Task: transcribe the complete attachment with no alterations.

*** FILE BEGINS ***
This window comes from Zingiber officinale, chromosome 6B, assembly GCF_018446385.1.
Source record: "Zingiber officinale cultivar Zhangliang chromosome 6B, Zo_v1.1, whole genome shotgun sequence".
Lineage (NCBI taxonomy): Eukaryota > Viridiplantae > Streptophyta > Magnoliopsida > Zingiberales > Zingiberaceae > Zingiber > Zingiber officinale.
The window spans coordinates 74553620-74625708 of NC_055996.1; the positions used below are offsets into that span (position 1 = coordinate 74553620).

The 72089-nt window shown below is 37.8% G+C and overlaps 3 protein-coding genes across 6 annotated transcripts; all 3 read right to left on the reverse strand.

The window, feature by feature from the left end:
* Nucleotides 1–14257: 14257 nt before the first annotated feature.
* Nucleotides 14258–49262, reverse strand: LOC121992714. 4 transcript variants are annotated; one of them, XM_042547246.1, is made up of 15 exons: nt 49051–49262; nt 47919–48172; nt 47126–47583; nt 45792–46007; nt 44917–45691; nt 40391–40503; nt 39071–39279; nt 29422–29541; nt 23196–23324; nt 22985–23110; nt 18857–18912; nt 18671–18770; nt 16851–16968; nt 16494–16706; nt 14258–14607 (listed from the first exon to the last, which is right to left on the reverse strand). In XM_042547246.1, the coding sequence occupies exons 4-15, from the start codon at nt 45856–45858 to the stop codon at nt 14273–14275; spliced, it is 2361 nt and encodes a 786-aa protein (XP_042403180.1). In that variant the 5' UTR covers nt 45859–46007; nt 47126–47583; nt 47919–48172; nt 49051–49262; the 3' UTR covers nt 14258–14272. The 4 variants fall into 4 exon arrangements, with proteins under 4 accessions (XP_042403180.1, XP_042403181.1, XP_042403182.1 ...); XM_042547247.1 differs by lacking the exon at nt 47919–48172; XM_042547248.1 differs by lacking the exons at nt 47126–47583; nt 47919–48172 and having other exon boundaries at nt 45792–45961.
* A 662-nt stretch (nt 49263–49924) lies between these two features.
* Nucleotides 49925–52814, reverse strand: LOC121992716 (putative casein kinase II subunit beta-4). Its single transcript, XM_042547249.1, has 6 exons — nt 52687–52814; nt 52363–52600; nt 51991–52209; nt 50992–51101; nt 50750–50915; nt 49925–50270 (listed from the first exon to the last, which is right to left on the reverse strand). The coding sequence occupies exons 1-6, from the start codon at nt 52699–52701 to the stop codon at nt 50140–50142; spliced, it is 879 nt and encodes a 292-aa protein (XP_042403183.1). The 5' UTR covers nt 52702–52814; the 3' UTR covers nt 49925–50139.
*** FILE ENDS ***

This window comes from Zingiber officinale, chromosome 6B, assembly GCF_018446385.1.
Source record: "Zingiber officinale cultivar Zhangliang chromosome 6B, Zo_v1.1, whole genome shotgun sequence".
Lineage (NCBI taxonomy): Eukaryota > Viridiplantae > Streptophyta > Magnoliopsida > Zingiberales > Zingiberaceae > Zingiber > Zingiber officinale.
The window spans coordinates 74553620-74625708 of NC_055996.1; the positions used below are offsets into that span (position 1 = coordinate 74553620).

The 72089-nt window shown below is 37.8% G+C and overlaps 3 protein-coding genes across 6 annotated transcripts; all 3 read right to left on the reverse strand.

The window, feature by feature from the left end:
* Nucleotides 1–14257: 14257 nt before the first annotated feature.
* Nucleotides 14258–49262, reverse strand: LOC121992714. 4 transcript variants are annotated; one of them, XM_042547246.1, is made up of 15 exons: nt 49051–49262; nt 47919–48172; nt 47126–47583; nt 45792–46007; nt 44917–45691; nt 40391–40503; nt 39071–39279; nt 29422–29541; nt 23196–23324; nt 22985–23110; nt 18857–18912; nt 18671–18770; nt 16851–16968; nt 16494–16706; nt 14258–14607 (listed from the first exon to the last, which is right to left on the reverse strand). In XM_042547246.1, the coding sequence occupies exons 4-15, from the start codon at nt 45856–45858 to the stop codon at nt 14273–14275; spliced, it is 2361 nt and encodes a 786-aa protein (XP_042403180.1). In that variant the 5' UTR covers nt 45859–46007; nt 47126–47583; nt 47919–48172; nt 49051–49262; the 3' UTR covers nt 14258–14272. The 4 variants fall into 4 exon arrangements, with proteins under 4 accessions (XP_042403180.1, XP_042403181.1, XP_042403182.1 ...); XM_042547247.1 differs by lacking the exon at nt 47919–48172; XM_042547248.1 differs by lacking the exons at nt 47126–47583; nt 47919–48172 and having other exon boundaries at nt 45792–45961.
* A 662-nt stretch (nt 49263–49924) lies between these two features.
* Nucleotides 49925–52814, reverse strand: LOC121992716 (putative casein kinase II subunit beta-4). Its single transcript, XM_042547249.1, has 6 exons — nt 52687–52814; nt 52363–52600; nt 51991–52209; nt 50992–51101; nt 50750–50915; nt 49925–50270 (listed from the first exon to the last, which is right to left on the reverse strand). The coding sequence occupies exons 1-6, from the start codon at nt 52699–52701 to the stop codon at nt 50140–50142; spliced, it is 879 nt and encodes a 292-aa protein (XP_042403183.1). The 5' UTR covers nt 52702–52814; the 3' UTR covers nt 49925–50139.